IChemE announces medal winners

Article by Staff Writer

ICHEME has announced the names of the 25 winners of its 2016 medals and prizes, which recognise achievement in chemical engineering in both industry and research.

In total, 16 medals and prizes will be presented at a number of IChemE events this year, recognising achievements of the previous 12 months. Winners include young engineers, those who have made a research breakthrough and those who have given outstanding service in a particular industrial field. Several awards are given to IChemE members who have made a special contribution to the Institution.

A new medal joins the programme this year, the Davidson Medal, which recognises an individual who has demonstrated exceptional mentorship to a young engineer. It was named in honour of University of Cambridge emeritus professor John Davidson, who last year received an IChemE medal himself, the first Bird, Stewart & Lightfoot Medal for outstanding contribution to the field of transport phenomena. The winners of the inaugural Davidson Medal are Julian Chaudhuri from the University of Bradford, UK and Silvana Cardoso from the University of Cambridge, UK.

The Hanson Medal, for the best article in The Chemical Engineer in 2016, will be presented to Martin Atkins at the University of Waikaito, New Zealand, for his article Choice Cuts, published in the May issue. The article looked at the lessons which can be learned from New Zealand’s push for renewable electricity.

The Sargent Medal, which recognises a major contribution to research in the area of computer-aided product and process engineering, has been awarded posthumously to Christodoulos Floudas, formerly of Texas A&M University, US. Floudas was a world-renowned authority in mathematical modelling and helped to shape the field of process systems engineering. He tragically passed away at the age of 56 in August 2016.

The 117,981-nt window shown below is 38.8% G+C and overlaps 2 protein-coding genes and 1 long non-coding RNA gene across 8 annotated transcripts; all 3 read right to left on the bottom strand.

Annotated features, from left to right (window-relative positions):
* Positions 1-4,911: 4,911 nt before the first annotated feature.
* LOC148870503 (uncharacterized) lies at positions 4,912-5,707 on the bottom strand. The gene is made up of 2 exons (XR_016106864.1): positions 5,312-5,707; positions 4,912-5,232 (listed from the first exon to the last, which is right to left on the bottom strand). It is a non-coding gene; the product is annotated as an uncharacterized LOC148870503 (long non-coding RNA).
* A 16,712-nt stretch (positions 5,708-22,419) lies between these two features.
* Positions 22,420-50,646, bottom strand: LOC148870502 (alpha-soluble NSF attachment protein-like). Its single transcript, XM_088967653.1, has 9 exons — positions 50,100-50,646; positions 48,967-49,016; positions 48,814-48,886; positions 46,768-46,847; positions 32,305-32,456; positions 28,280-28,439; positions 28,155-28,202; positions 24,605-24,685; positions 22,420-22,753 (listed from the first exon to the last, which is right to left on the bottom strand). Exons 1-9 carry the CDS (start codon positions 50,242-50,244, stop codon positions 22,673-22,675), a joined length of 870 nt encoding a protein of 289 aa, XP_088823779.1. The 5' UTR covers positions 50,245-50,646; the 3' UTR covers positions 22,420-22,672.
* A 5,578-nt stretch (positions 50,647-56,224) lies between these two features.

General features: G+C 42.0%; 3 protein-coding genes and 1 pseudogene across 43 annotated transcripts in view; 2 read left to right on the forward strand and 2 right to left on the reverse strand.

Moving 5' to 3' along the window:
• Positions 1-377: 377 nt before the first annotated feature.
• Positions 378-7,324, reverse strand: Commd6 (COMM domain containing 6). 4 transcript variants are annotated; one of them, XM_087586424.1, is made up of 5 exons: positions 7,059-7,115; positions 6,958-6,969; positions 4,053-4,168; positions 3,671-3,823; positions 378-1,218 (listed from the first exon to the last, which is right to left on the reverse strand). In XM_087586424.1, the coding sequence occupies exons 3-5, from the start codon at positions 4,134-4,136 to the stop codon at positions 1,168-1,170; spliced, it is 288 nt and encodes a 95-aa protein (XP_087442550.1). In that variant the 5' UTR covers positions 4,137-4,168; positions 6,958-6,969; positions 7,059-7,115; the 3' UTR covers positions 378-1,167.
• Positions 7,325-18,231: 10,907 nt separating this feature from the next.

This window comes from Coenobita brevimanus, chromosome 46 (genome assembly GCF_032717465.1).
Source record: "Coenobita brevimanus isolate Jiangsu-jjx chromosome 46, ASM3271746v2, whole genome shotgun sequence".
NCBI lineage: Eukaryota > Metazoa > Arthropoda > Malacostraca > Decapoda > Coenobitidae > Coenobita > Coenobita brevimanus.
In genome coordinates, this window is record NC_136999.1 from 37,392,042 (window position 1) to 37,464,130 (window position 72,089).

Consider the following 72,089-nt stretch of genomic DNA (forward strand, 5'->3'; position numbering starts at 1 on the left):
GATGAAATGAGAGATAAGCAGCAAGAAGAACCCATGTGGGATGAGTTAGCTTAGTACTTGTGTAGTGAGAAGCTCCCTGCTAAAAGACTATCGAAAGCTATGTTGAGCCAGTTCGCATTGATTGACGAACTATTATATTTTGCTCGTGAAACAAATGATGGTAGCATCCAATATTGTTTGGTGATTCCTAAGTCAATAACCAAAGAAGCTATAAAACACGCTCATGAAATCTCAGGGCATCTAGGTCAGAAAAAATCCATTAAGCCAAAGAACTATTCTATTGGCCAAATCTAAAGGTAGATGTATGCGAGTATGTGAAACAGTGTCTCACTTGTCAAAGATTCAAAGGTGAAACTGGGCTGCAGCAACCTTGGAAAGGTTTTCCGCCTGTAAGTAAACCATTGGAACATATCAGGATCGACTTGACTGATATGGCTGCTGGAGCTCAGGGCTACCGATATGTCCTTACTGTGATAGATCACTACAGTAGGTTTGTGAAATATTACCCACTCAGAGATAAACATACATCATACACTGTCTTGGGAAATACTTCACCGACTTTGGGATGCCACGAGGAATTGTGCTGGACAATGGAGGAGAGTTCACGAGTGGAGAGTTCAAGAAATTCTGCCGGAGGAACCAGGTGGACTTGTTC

Other winners include Rob Best, former dean of engineering at London South Bank University, UK, who won the Council Medal for services to IChemE; Christina Phang, of Environmental Resources Management in Malaysia who won the Franklin Medal for services to process safety and loss prevention; and Kathryn Mumford, of the University of Melbourne, Australia, who won the Warner Prize for a young researcher who has made a major impact in sustainable chemical processing.

“We have a truly international honour roll for 2016 with chemical engineers from Australia, Brazil, China, Japan, Malaysia, Netherlands, New Zealand, Sweden, the US and the UK all being recognised for their outstanding achievement within our profession. Our fully inclusive programme continues to receive a great deal of quality nominations each year, and it’s great to see that kind of peer support from the chemical engineering community,” said IChemE’s director of policy and publications, Claudia Flavell-While.

Visit the IChemE website for the full list of winners.

Article by Staff Writer

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